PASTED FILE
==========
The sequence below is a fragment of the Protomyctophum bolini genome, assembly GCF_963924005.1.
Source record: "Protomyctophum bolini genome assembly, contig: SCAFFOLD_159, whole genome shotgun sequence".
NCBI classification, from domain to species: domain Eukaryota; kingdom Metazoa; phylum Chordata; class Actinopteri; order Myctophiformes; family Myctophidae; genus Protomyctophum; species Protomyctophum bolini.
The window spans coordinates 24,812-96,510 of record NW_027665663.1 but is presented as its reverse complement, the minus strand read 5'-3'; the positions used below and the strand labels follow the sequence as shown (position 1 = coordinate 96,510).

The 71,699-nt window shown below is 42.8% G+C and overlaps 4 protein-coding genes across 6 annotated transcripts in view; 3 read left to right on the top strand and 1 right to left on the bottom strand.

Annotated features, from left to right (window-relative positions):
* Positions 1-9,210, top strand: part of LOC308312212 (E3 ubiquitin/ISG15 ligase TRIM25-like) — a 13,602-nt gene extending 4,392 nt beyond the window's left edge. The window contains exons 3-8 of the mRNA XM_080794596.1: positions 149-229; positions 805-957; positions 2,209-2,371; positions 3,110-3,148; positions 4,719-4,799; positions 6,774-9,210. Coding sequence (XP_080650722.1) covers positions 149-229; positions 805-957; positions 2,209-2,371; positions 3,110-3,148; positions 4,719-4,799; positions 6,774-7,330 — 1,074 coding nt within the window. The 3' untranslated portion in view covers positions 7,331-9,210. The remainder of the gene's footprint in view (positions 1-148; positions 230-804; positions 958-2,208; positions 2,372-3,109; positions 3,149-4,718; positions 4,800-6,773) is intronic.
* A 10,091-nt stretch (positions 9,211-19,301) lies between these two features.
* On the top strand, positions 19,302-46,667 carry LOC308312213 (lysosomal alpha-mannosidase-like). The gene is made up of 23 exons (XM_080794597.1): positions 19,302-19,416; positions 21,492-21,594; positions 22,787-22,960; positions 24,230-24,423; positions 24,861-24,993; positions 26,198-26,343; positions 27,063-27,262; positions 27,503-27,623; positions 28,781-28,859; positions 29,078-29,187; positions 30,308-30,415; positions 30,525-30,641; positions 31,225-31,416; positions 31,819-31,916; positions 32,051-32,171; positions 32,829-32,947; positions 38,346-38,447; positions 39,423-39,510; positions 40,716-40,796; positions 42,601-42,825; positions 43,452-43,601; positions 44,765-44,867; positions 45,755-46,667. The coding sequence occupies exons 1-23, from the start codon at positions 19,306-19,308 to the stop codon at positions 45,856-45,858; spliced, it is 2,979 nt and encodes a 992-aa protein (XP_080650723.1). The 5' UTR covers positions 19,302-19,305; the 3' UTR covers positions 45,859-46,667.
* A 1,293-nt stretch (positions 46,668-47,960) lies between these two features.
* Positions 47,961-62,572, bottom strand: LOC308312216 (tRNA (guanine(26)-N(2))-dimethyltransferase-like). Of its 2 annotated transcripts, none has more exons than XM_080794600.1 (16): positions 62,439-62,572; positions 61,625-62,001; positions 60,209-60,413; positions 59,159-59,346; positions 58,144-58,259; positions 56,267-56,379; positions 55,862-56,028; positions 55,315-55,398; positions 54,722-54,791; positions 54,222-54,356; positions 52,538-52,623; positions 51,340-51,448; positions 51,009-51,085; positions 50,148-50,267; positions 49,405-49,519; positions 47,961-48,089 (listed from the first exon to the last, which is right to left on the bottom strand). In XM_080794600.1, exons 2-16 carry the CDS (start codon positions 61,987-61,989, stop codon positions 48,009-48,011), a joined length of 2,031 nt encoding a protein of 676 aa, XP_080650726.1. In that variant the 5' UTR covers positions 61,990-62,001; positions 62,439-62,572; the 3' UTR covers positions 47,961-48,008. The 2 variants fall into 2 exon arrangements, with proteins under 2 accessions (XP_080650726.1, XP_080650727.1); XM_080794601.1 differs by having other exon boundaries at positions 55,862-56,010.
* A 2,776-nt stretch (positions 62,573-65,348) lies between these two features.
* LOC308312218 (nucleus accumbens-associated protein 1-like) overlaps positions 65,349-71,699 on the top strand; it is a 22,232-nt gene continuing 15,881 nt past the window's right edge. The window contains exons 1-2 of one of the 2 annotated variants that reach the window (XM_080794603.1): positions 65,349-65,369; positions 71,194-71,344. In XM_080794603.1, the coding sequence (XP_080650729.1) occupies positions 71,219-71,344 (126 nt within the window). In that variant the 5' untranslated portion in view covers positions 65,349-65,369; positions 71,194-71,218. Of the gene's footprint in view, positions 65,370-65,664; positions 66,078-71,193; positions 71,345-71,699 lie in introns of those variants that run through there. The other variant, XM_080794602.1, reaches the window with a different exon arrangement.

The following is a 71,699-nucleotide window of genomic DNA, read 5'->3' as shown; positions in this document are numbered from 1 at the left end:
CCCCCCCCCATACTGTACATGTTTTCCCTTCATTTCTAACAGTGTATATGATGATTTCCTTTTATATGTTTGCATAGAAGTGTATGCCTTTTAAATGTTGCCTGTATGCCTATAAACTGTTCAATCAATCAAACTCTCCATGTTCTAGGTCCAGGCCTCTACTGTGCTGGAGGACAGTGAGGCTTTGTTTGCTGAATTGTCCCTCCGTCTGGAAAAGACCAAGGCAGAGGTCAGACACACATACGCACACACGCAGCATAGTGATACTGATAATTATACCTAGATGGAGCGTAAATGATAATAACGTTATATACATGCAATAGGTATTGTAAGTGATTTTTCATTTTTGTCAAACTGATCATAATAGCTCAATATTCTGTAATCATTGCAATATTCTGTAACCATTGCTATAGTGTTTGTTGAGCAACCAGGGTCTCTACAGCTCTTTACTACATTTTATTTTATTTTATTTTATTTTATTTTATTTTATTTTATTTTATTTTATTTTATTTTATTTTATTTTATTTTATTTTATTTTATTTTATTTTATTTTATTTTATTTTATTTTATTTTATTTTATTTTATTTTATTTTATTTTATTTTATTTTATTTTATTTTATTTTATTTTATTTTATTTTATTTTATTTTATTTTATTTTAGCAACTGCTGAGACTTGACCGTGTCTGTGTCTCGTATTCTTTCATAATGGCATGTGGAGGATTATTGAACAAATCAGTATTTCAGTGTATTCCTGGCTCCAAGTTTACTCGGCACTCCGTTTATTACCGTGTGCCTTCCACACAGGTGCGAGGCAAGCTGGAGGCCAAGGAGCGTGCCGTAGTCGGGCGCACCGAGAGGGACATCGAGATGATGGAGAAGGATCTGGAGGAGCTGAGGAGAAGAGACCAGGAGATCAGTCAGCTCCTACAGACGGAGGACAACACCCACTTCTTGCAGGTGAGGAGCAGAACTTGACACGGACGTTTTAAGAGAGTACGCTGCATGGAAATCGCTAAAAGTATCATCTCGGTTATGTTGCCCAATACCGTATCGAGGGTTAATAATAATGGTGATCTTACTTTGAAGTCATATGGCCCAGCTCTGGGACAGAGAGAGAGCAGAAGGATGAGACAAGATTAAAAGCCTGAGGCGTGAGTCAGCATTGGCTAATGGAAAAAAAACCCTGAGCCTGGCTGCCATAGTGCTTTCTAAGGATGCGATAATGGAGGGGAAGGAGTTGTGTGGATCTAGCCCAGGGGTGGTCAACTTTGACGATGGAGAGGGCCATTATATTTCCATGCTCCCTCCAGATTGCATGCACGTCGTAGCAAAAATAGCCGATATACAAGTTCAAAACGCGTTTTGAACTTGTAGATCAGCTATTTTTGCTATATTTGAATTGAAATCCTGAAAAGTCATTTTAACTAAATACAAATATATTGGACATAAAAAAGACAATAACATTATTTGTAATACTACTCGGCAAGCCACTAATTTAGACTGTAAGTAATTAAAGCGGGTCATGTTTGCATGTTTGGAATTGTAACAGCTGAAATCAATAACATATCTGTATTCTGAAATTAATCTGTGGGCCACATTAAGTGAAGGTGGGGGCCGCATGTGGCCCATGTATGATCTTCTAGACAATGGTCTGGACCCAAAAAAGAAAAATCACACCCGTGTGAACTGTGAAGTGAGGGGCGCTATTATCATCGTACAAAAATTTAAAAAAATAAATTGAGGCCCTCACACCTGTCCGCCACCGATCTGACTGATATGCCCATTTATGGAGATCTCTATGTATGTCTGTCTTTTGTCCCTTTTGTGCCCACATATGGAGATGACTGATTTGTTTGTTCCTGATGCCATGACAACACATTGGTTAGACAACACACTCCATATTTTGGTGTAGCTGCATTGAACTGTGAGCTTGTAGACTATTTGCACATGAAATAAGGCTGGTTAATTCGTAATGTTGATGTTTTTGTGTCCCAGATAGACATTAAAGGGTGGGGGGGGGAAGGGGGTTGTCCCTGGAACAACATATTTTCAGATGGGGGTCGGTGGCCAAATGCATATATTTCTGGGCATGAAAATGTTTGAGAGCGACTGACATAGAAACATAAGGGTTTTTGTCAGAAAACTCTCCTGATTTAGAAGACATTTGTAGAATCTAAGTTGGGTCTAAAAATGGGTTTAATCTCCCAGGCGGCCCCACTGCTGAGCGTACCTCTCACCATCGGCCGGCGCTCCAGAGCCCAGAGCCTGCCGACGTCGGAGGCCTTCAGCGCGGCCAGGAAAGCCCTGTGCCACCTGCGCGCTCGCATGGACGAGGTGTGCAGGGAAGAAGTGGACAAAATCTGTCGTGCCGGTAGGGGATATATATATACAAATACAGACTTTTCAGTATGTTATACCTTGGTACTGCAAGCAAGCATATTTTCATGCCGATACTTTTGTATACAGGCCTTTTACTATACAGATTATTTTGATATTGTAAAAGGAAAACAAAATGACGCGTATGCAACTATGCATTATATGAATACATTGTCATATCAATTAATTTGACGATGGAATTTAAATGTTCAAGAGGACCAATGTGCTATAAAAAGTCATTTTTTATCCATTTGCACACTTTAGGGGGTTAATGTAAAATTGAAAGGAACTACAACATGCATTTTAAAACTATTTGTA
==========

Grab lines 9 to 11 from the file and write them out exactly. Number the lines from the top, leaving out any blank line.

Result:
* On the top strand, positions 19,302-46,667 carry LOC308312213 (lysosomal alpha-mannosidase-like). The gene is made up of 23 exons (XM_080794597.1): positions 19,302-19,416; positions 21,492-21,594; positions 22,787-22,960; positions 24,230-24,423; positions 24,861-24,993; positions 26,198-26,343; positions 27,063-27,262; positions 27,503-27,623; positions 28,781-28,859; positions 29,078-29,187; positions 30,308-30,415; positions 30,525-30,641; positions 31,225-31,416; positions 31,819-31,916; positions 32,051-32,171; positions 32,829-32,947; positions 38,346-38,447; positions 39,423-39,510; positions 40,716-40,796; positions 42,601-42,825; positions 43,452-43,601; positions 44,765-44,867; positions 45,755-46,667. The coding sequence occupies exons 1-23, from the start codon at positions 19,306-19,308 to the stop codon at positions 45,856-45,858; spliced, it is 2,979 nt and encodes a 992-aa protein (XP_080650723.1). The 5' UTR covers positions 19,302-19,305; the 3' UTR covers positions 45,859-46,667.
* A 1,293-nt stretch (positions 46,668-47,960) lies between these two features.
* Positions 47,961-62,572, bottom strand: LOC308312216 (tRNA (guanine(26)-N(2))-dimethyltransferase-like). Of its 2 annotated transcripts, none has more exons than XM_080794600.1 (16): positions 62,439-62,572; positions 61,625-62,001; positions 60,209-60,413; positions 59,159-59,346; positions 58,144-58,259; positions 56,267-56,379; positions 55,862-56,028; positions 55,315-55,398; positions 54,722-54,791; positions 54,222-54,356; positions 52,538-52,623; positions 51,340-51,448; positions 51,009-51,085; positions 50,148-50,267; positions 49,405-49,519; positions 47,961-48,089 (listed from the first exon to the last, which is right to left on the bottom strand). In XM_080794600.1, exons 2-16 carry the CDS (start codon positions 61,987-61,989, stop codon positions 48,009-48,011), a joined length of 2,031 nt encoding a protein of 676 aa, XP_080650726.1. In that variant the 5' UTR covers positions 61,990-62,001; positions 62,439-62,572; the 3' UTR covers positions 47,961-48,008. The 2 variants fall into 2 exon arrangements, with proteins under 2 accessions (XP_080650726.1, XP_080650727.1); XM_080794601.1 differs by having other exon boundaries at positions 55,862-56,010.